so basic midi and audio editing can’t be skipped.
And of course compatibility is crucial.

If this is ‘lite’ for you–it isn’t for me.

I don’t think you will be able to record 32 tracks of audio without using gear that represents the monetary equal of several Cubase USB keys.
But what if you dropped an 19" interface worth much more than the Steinberg key itself? As you can’t get ‘lite’ versions of hardware boxes, you will handle those darlings very carefully.

That’s why I’d suggest the following:

  • Choose one piece of 19" hardware you will most likely use for recordings outside your studio.
  • Have a single USB port bridge added to the backplate of that box.
  • Place your Steinberg key inside the box.
  • Use an USB cable to connect the ‘hidden’ key to your laptop.

Now your Cubase key will rest safely in a box you won’t easily drop or misplace because it represents an important part of your recording equipment.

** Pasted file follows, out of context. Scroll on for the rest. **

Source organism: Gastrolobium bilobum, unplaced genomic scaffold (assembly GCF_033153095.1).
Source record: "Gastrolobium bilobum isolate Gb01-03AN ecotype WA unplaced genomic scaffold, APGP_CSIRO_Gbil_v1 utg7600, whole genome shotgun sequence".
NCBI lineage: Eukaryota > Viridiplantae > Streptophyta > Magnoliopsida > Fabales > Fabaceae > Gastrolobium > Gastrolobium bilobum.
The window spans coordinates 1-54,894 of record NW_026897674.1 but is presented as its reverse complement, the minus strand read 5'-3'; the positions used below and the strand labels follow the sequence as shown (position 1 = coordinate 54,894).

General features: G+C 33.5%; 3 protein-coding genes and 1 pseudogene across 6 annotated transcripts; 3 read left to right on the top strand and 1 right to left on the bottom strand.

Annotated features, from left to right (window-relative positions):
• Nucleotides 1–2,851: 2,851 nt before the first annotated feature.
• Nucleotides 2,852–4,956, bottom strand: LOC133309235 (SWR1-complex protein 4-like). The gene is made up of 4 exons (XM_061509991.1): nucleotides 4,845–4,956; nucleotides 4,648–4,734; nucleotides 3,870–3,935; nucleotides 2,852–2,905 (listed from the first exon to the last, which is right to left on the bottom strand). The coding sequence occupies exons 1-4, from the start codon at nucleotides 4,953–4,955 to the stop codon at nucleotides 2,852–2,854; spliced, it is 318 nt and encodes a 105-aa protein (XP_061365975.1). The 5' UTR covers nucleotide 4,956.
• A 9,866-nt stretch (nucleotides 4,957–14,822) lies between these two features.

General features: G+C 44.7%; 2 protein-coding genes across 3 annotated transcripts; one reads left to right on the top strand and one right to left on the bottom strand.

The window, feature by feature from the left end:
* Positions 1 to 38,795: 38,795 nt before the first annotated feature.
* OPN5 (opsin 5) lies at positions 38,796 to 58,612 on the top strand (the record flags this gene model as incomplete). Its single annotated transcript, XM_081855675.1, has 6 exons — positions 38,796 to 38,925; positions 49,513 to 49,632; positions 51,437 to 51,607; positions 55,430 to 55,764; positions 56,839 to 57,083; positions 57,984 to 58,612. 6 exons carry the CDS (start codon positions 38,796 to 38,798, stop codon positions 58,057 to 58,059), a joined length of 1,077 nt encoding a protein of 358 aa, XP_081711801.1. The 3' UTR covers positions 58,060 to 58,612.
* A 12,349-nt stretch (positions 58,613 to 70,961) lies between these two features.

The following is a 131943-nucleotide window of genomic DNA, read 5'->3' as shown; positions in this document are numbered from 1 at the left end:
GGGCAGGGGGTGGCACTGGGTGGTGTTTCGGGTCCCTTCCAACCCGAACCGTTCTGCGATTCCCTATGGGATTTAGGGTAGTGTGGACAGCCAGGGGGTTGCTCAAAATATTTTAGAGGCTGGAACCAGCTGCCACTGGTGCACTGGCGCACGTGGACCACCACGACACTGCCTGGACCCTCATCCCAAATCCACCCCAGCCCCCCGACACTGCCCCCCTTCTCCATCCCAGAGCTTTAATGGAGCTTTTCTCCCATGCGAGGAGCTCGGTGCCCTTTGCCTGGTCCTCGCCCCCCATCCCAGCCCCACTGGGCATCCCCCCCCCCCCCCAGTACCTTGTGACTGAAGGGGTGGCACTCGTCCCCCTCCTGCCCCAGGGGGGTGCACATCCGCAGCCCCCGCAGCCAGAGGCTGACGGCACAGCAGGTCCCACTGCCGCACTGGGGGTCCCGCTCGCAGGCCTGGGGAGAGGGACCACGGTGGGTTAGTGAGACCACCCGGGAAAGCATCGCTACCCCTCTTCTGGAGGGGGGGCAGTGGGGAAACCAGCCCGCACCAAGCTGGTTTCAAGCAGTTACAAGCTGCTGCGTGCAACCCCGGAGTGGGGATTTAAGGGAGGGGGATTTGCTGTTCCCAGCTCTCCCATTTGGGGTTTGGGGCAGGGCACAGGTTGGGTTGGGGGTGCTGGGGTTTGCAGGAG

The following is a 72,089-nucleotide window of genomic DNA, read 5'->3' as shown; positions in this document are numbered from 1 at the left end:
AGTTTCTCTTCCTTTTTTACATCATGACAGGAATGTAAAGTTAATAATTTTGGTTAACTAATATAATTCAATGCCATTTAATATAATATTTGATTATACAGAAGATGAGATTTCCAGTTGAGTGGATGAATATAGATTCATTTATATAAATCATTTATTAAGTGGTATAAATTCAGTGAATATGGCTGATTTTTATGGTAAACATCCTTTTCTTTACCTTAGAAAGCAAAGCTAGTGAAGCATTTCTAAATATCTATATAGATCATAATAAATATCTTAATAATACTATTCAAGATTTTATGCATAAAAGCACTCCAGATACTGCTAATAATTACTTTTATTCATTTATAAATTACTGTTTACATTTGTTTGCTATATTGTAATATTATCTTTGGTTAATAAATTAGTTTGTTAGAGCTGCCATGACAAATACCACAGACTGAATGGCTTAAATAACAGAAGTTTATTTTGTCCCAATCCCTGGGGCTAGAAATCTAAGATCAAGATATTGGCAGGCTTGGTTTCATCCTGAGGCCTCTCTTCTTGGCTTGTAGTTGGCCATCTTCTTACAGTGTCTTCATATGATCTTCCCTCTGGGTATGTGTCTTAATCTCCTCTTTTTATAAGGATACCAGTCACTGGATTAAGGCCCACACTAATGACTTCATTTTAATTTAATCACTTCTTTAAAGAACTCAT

With a new version of Sequel on the cards, I would think this is a ‘cut down version of Cubase’ that would work for most situations - and it’s dirt cheap for what you get.

No idea what’s in version 3 but I imagine it would work for you in this situation.

Hope this helps.

"Steinberg suggests getting the USB key fully insured for the amount of the purchase price of the program. "
In sweden the insurance is not valid if you dont have proper backups of your software. Sure you can get a new dongle, it only costs 10 bucks or something, but not the content of the dongle.

How about a Cubase that runs in a very limited mode if no eLicenser is present?

The same executable gets installed on your studio computer and on your laptop. If you need to do a “heavyweight” mobile session then you need the USB eLicenser, otherwise you travel without it and get, say, 8 audio tracks for recording and playback, no mixer or editing, and playback only of MIDI tracks, no internal VSTis, just external MIDI and 3rd-party VSTis as this might be necessary for guide tracks or demonstration.

So: USB Key => full capabilities, no USB-Key => limited “portable” mode.

From a marketing perspective this would also act as a disincentive to Cubase users trying out cheaper, less restrictive DAW products – and perhaps getting to like them!